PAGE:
Change that leads to better lives

Can inclusion be the real winner?

New website page image football blog v2

You probably couldn’t fail to notice that there was a big football match this weekend. We may not have won (I’m pretty sure this isn’t a spoiler by now) but as I went to bed last night, I was still feeling a bit warm and fuzzy about it and hoping that the real winner was inclusion.

Even if you don’t like football, perhaps especially if you don’t, you can’t deny that football is a big thing. And this is all the time - not just when the men’s team eventually make a final at a major competition. Week in, week out, people drive their kids to play it, stand in terrible weather to see it, meet in pubs to talk over it, fall asleep on the sofa in front of it. And because it is a big thing, it can have a big influence.

It can’t be denied that at times football has been associated with violence, xenophobia, hate and division. But what I saw in this Euro 2020 England campaign and its build-up were overt messages of inclusiveness, equality, acceptance and tolerance. Gareth Southgate set the tone with his open letter to England where he was explicit about the players being role models and their responsibility “to interact with the public on matters such as equality, inclusivity and racial injustice.” And they have done that. These are just some examples:

  • We’ve seen them booed by their own fans for taking the knee. Yet, they have persisted in this, having collectively agreed to continue it as a gesture of unity against inequality and discrimination. Unfortunately, the reports this morning of the racist abuse directed at some of our players underline the reason they started taking the knee.
  • Despite being a Liverpool fan, Marcus Rashford has become a favourite footballer of mine. Like many, I have been blown away by his honesty in sharing his experiences of child poverty, and how he has channelled this powerfully into an effective campaign raising both money and awareness. He has made strides towards stopping other children going through what he did.
  • The captain, Harry Kane, wore a rainbow armband in support of LGBTQ+ communities in the earlier match against Germany.
  • After an England fan tweeted their delight and relief about the positive reaction they had when attending the match “in full make-up and overtly queer”, Jordan Henderson responded “No one should be afraid to go and support their club or country because football is for everyone no matter what.”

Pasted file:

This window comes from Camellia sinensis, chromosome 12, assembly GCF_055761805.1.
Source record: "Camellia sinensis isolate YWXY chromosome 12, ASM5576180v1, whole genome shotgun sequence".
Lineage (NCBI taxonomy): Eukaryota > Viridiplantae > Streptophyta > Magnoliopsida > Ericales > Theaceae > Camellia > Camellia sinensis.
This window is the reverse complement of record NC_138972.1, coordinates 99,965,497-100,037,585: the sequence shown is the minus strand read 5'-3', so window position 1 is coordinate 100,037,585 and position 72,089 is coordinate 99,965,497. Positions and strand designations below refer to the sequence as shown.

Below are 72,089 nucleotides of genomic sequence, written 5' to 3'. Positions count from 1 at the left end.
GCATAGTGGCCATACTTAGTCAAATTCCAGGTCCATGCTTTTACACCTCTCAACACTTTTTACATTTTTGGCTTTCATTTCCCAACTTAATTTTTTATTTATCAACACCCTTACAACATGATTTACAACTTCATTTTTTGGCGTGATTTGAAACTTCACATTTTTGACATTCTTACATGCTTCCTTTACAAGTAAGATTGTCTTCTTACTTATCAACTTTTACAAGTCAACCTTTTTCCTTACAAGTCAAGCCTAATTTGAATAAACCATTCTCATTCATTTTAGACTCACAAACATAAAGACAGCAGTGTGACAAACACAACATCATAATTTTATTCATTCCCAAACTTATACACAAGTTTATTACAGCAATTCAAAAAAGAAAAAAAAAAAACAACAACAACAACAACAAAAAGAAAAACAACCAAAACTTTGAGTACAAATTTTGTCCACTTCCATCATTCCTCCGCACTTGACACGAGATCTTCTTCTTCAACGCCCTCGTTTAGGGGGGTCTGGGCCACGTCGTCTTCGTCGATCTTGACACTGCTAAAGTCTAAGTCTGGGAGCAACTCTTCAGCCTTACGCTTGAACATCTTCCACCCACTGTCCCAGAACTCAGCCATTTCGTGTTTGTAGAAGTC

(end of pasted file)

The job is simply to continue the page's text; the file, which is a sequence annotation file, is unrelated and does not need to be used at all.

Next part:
I’ve never met any of the England football team and there will be many things I am not aware of, both good and bad, that the squad has done but I am finding this strong message of inclusivity heart-warming.

We know top-level footballers are paid staggering amounts of money, and in the early days of the first lockdown Matt Hancock (then health secretary) called on footballers to "take a pay cut and play their part". We have certainly seen examples of them playing their part. Jordan Henderson led the Players Together initiative NHS appeal that encouraged professional football players to donate to the NHS. The England team have supported this and are believed to be making a significant donation to NHS Charities from their match wages.

Football can also impact at a more local level. Ultimately, it is entrenched in communities and it plays a role in shaping and supporting these. At NDTi, our work with diverse sports providers including grassroots and major football clubs, demonstrates the social value and impact of inclusive opportunities for football, and other sports, including bringing different communities and generations together around a common aim.

The England men’s football team getting to the final has been a much-needed joyous ride for the nation. Sadly, this has been marred by some of the images we have seen today and the hateful comments on social media. We are repeatedly told that such despicable behaviour is only from a minority of people and let us hope it is, but this is still something that society needs to challenge directly. We cannot be afraid to have open and frank discussions about equality and inclusion. I know people who have found that explaining to their children why the players were taking the knee has led to some of their most direct conversations about racism.

A colleague of mine texted before the game that her young child had just said “I’m going to play for England when I grow up” and she wondered how many thousands of kids across the country were saying that at that same time. Now, very few of these kids will go on to represent their country in national football, but wouldn’t it be a great legacy if this England squad could also inspire them to be kinder, more inclusive and to openly challenge prejudice and injustice? Can we learn from the united approach of the team to persist with taking the knee in the face of mounting criticism, because they knew it was the right thing to do? And it is clearly not just about educating the next generation - wouldn’t it be great if older generations could also learn from these messages? That would certainly be something to celebrate.

News Sign-up

Contact Details

Anna Marriott


Subscribe to NDTi News

Thank you for taking the time to subscribe.